About our work

The Visual Decision Making Section seeks to help uncover the mechanisms and circuitry of visually guided decision-making. How are such decisions influenced by behavioral and cognitive context? How do neuromodulatory circuits influence the encoding of the incoming visual signals in the visual cortex? How are these combined signals used to guide behavior in healthy mammalian brains? Answering these questions is aimed at improving our understanding of how these mechanisms fail in psychiatric and neurological diseases. To address these questions we combine computational, behavioral, pharmacological, optogenetic and large-scale electrophysiological approaches in mammals, and, through collaboration, machine-learning techniques.

 

Selected publications

Macke, Nienborg Choice (-history) correlations in sensory cortex: cause or consequence? Current Opin Neurobiol (2019) 58:148-154. doi: 10.1016/j.conb.2019.09.005

Bellet ME, Bellet J, Nienborg, Hafed, Berens Human-level saccade detection performance using deep neural networks. J Neurophysiol. (2019) 121:646-661.

Kawaguchi, Clery, Seillier, Pourriahi, Haefner, Nienborg: Differentiating between Models of Perceptual Decision Making Using Pupil Size Inferred Confidence J Neurosci (2018) 38:8874-8888.

Jacob, Nienborg: Monoaminergic neuromodulation of sensory processing Front Neural Circuits (2018) 10;12:51. doi: 10.3389/fncir.2018.00051

Bi, Jin, Nienborg, Xiao: Estimating cloth stiffness from videos using dense motion trajectories psychophysics and machine learning Journal of Vision (2018) 18:12.

Naselaris, Bassett, Fletcher, Kording, Kriegeskorte, Nienborg, Poldrack, Shohamy, Kay: Cognitive Computational Neuroscience: A New Conference for an Emerging Discipline. Trends in Cognitive Sciences (2018) 22:365-367.

Lueckmann, Macke*, Nienborg*: Can serial dependencies in choices and neural activity explain choice probability? J Neurosci, (2018) 38:3495-3506.

Seillier*, Lorenz*, Kawaguchi, Ott, Nieder, Pourriahi, Nienborg: Serotonin decreases the gain of visual responses in awake macaque V1 J Neurosci, (2017): 37:11390-405 (* equal contribution)

Clery, Cumming, Nienborg: Decision-Related Activity in Macaque V2 for Fine Disparity Discrimination Is Not Compatible with Optimal Linear Readout. J Neurosci, (2017): 37:715-25

Cumming, Nienborg: Feedback and feedforward sources of choice-probability in neural population responses. Current Opin Neurobiol, (2016): 37: 126-32

Nienborg, Roelfsema: Belief states as a framework to explain extra-retinal influences in visual cortex. Current Opin Neurobiol, (2015): 32: 45-52.

Nienborg, Cumming: Decision-related activity in sensory neurons may depend on the columnar architecture of cerebral cortex.  J Neurosci, (2014): 34: 3579-85.

Nienborg, Hasenstaub, Nauhaus, Taniguchi, Huang, Callaway: Contrast dependence and differential contributions of somatostatin and parvalbumin expressing neurons to spatial integration in mouse V1. J Neurosci, (2013): 33: 11145-54.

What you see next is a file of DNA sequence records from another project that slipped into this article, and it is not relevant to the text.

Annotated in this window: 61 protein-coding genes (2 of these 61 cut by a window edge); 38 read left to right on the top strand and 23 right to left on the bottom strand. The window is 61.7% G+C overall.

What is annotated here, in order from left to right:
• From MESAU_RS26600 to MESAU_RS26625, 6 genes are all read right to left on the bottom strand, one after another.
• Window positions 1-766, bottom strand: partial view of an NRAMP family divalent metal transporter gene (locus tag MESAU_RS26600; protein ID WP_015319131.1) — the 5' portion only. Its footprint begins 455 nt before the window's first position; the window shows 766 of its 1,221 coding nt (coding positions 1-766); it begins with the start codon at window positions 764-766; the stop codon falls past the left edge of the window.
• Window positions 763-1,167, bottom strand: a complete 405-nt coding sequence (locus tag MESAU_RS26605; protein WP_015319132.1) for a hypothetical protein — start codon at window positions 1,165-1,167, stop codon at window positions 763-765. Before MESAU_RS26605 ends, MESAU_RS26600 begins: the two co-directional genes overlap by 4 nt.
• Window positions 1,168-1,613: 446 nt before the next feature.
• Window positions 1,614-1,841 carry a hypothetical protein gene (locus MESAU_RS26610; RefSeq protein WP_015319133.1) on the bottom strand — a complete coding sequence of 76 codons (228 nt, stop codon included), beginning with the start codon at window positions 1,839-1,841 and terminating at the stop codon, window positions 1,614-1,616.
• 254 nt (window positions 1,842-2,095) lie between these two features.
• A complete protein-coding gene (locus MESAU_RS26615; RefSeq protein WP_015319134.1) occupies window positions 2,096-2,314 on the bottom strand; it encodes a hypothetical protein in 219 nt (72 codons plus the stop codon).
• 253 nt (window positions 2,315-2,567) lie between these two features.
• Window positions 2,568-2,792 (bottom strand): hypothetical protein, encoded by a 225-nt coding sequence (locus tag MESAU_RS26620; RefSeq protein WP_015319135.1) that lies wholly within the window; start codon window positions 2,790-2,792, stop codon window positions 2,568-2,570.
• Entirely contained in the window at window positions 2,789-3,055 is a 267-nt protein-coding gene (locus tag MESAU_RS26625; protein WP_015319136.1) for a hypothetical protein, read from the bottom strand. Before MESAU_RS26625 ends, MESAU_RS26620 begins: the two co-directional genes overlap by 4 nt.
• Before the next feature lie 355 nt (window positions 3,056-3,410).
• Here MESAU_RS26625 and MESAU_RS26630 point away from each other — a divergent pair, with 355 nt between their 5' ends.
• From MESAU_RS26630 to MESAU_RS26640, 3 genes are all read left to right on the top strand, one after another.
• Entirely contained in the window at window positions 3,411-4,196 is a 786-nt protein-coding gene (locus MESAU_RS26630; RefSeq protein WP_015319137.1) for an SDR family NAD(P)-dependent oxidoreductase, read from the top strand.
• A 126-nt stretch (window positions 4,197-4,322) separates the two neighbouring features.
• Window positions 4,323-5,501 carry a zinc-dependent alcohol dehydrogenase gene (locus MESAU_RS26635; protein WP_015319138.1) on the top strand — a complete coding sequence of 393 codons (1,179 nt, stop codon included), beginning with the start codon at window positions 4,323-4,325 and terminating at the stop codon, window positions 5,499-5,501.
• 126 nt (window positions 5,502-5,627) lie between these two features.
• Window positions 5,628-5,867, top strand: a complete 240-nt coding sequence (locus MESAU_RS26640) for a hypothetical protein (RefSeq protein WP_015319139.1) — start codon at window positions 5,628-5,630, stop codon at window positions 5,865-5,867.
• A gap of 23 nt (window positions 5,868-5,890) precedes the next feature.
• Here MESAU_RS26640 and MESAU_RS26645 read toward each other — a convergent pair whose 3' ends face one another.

Nienborg*, Cohen*, Cumming: Decision-Related Activity in Sensory Neurons: Correlations among Neurons and with Behavior. Ann Rev Neurosci (2012): 35:463-83 *equal contribution

Nienborg, Cumming: Correlations between the activity of sensory neurons and behavior: how much do they tell us about causality?  Current Opin Neurobiol, (2010): 20:376-81

Nienborg, Cumming: Decision-related activity in sensory neurons reflects more than a neuron’s causal effect. Nature, (2009): 459:89-92

Nienborg, Cumming: Psychophysically measured task strategy for disparity discrimination is reflected in V2 neurons. Nature Neuroscience, (2007): 10:1608-14

Nienborg, Cumming: Macaque V2 neurons, but not V1 neurons, show choice-related Activity. J Neurosci, (2006): 26:9567-78

Nienborg, Bridge, Parker, Cumming:  Neuronal Computation of Disparity in V1 Limits Temporal Resolution for Disparity Modulation, J Neurosci, (2005): 25:10207-19

Visual Decision Making Section key staff

Key staff table
Name Title Email Phone
Adam Lazere, B.S. Postbaccalaureate IRTA adam.lazere@nih.gov 301-496-9375
Emily Meyer, B.S. Postbaccalaureate IRTA emily.meyer@nih.gov 301-496-9375
Hendrikje Nienborg, M.D., Ph.D. Investigator hendrikje.nienborg@nih.gov 301-496-3549

News from this lab

Grayscale slice of mouse brain with neurons highlighted

It’s now or never: Visual events have 100 milliseconds to hit brain target or go unnoticed

April 7, 2020

Researchers at the National Eye Institute (NEI) have defined a crucial window of time that mice need to key in on visual events.
A scale with left superior colliculus neurons more activated on left and right superior colliculus neurons less activated on the right, and scale weighed down to the left. Needle on scale points to “yes”, meaning detection of relevant event.

NIH researchers discover neural code that predicts behavior

November 26, 2018

Scientists at the National Eye Institute (NEI) have found that neurons in the superior colliculus, an ancient midbrain structure found in all vertebrates, are key players in allowing us to detect visual objects and events.

NEI Investigator Hikosaka Awarded Gruber Prize in Neuroscience

November 1, 2018

Dr. Okihide Hikosaka, senior investigator at the National Eye Institute (NEI) Laboratory of Sensorimotor Research, is a recipient of the 2018 Gruber Prize in Neuroscience.
Last updated: January 9, 2020